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Your Health

60 is the new 50: Benefits of feeling younger than your age

Dec 28 2016

There’s an important difference between feeling old and being old. People who feel younger than their age had a smaller chance of dying compared to those who feel older than they are, according to a recent study published in the Journal of the American Medical Association.

Researchers found feeling older than actual age “remained a significant independent predictor of mortality.”

Researchers worked with 6,489 participants who were at least 52 years of age. While the average actual age was 65.8 years, the average self-perceived age was 56.8, meaning that — on average — participants reported feeling nearly 10 years younger than they actually were.

The average participant felt nearly 10 years younger than their actual age

While most participants felt at least three years younger than their actual age, over a quarter of the participants had a self-perceived age close to their actual age.

And nearly 5 percent of participants felt more than a year older than their actual age.

The study revealed self-perceived age can predict cardiovascular mortality within the next eight years. In fact, people who feel older than they are have a 41 percent increase in mortality hazard, according to the study.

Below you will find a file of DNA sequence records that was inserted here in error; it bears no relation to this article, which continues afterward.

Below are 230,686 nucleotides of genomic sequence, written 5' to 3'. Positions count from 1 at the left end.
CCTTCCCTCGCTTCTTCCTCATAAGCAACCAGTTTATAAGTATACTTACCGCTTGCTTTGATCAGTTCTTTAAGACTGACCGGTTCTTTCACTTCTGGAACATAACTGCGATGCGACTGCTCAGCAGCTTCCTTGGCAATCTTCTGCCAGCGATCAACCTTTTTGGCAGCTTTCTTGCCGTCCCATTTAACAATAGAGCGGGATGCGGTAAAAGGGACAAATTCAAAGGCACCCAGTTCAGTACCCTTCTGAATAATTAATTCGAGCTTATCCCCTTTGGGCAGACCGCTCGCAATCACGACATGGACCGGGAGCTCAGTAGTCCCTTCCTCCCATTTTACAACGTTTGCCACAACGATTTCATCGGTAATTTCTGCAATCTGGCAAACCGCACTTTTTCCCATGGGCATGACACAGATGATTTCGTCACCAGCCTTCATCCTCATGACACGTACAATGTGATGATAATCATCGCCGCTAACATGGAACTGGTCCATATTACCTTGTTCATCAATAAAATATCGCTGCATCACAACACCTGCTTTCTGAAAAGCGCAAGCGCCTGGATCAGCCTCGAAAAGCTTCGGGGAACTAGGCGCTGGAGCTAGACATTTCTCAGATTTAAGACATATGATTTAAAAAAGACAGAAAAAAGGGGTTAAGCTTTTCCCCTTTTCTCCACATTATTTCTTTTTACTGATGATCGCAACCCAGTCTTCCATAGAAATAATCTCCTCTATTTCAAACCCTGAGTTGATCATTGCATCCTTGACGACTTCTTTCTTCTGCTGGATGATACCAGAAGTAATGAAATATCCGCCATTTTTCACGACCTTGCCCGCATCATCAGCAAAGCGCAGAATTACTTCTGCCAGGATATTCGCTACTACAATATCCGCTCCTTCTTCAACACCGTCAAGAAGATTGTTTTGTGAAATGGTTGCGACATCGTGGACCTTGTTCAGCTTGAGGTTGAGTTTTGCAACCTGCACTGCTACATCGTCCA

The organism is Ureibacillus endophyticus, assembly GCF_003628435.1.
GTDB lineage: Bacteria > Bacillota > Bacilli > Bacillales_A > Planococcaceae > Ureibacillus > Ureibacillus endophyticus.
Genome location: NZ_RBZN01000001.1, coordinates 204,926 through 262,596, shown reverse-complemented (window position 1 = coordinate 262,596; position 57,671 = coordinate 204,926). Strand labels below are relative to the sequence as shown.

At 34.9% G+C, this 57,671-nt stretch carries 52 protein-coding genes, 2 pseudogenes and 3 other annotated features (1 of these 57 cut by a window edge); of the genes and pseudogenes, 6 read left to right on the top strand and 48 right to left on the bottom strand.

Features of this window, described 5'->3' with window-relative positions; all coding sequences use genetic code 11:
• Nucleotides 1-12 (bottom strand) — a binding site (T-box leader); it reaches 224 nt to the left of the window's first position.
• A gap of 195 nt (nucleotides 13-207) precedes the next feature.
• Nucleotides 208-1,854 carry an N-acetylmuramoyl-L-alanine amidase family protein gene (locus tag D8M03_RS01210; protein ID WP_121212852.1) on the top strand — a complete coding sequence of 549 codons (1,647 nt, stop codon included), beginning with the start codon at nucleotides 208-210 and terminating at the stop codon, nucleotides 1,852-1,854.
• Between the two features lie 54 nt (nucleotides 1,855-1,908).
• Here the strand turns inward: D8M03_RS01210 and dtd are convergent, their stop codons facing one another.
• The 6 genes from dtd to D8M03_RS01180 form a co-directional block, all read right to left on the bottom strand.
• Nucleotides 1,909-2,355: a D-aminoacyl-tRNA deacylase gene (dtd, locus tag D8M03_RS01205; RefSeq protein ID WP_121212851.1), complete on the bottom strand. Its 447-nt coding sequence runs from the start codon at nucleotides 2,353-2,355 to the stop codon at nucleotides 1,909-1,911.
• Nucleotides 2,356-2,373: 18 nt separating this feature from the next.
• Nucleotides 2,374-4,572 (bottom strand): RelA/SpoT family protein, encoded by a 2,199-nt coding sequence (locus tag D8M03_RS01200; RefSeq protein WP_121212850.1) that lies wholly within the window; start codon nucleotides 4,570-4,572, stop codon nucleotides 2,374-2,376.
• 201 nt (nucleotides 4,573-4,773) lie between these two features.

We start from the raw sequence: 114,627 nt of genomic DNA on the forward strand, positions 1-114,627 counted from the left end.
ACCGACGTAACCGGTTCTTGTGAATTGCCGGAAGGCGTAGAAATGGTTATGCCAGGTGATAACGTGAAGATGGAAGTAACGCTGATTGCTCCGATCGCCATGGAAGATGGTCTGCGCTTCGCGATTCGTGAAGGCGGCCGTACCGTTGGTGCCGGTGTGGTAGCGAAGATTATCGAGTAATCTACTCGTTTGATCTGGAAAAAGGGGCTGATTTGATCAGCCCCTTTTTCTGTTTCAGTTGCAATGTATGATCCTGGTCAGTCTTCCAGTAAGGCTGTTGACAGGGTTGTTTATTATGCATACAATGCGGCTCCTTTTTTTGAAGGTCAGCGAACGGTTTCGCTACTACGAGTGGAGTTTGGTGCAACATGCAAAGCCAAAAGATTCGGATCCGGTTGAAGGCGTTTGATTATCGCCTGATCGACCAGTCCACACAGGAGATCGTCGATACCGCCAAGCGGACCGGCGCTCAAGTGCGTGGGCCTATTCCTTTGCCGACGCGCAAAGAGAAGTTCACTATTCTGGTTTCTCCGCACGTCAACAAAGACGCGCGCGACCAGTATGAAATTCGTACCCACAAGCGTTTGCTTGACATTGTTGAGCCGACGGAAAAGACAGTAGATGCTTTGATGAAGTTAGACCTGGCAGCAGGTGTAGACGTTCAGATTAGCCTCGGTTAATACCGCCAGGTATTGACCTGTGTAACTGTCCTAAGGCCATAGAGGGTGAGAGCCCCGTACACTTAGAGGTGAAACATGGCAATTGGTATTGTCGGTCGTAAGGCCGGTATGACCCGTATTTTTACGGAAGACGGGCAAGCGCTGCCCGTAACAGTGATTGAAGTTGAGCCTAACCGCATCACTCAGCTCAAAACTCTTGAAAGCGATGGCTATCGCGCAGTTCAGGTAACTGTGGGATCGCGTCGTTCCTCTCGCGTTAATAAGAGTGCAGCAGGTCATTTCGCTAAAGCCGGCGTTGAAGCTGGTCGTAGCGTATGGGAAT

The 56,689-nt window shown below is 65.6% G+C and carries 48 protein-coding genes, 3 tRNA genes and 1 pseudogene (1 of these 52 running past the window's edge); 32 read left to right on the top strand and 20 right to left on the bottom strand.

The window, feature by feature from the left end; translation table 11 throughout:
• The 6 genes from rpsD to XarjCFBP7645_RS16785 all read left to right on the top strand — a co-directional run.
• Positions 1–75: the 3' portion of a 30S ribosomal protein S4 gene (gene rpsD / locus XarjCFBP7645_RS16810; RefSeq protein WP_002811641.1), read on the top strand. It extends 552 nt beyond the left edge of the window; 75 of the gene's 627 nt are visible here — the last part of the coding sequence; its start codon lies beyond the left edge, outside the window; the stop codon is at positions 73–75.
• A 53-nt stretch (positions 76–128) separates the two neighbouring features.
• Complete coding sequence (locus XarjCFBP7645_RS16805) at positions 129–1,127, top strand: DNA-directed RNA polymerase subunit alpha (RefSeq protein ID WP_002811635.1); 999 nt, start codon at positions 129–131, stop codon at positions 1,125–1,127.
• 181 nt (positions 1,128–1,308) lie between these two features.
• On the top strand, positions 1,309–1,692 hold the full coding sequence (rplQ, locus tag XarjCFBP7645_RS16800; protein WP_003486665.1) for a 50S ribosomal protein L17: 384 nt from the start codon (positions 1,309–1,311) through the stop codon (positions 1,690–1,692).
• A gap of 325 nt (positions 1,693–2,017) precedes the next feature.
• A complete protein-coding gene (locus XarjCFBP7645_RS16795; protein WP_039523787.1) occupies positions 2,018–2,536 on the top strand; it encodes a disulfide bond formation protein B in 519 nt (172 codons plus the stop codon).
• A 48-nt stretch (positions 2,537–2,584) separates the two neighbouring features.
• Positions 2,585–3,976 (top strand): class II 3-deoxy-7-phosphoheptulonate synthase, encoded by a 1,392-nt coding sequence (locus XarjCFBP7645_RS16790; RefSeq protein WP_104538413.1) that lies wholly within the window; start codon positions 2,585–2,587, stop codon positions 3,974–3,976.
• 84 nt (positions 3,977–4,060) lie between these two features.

It’s never too late to start feeling younger

Nearly 5 percent of participants felt more than a year older than their actual age

Even if you feel older than your age, it’s still possible to change that. Researchers noted people who feel older can be targeted with health messages to promote positive health behaviors and attitudes towards aging.

Feeling older than you are can also be a subtle sign of depression, said John Moore, DO, FAAFP,  Aetna’s medical director for the United States’ Northeast Region. Moore recommends talking to a primary care physician, who may recommend counseling or medication.

So what can make you feel younger?

Stay active, both physically and mentally

Maintaining a healthy diet is important. According to the National Institute of Diabetes and Digestive and Kidney Diseases, older adults need to ensure they’re getting the necessary nutrients in their diet.

Equally important is staying active – both physically and mentally – which can have a positive impact on your overall health.

Moore emphasized becoming more active doesn’t necessarily just mean going to the gym regularly, but also getting more involved with social activities, such as golf or bowling.

“The more activities that involve raising your heart rate, the better,” Moore said.

Combining a healthy diet with physical and mental activity, as well as getting enough sleep, can result in feeling better emotionally and help with preventing the development of chronic conditions.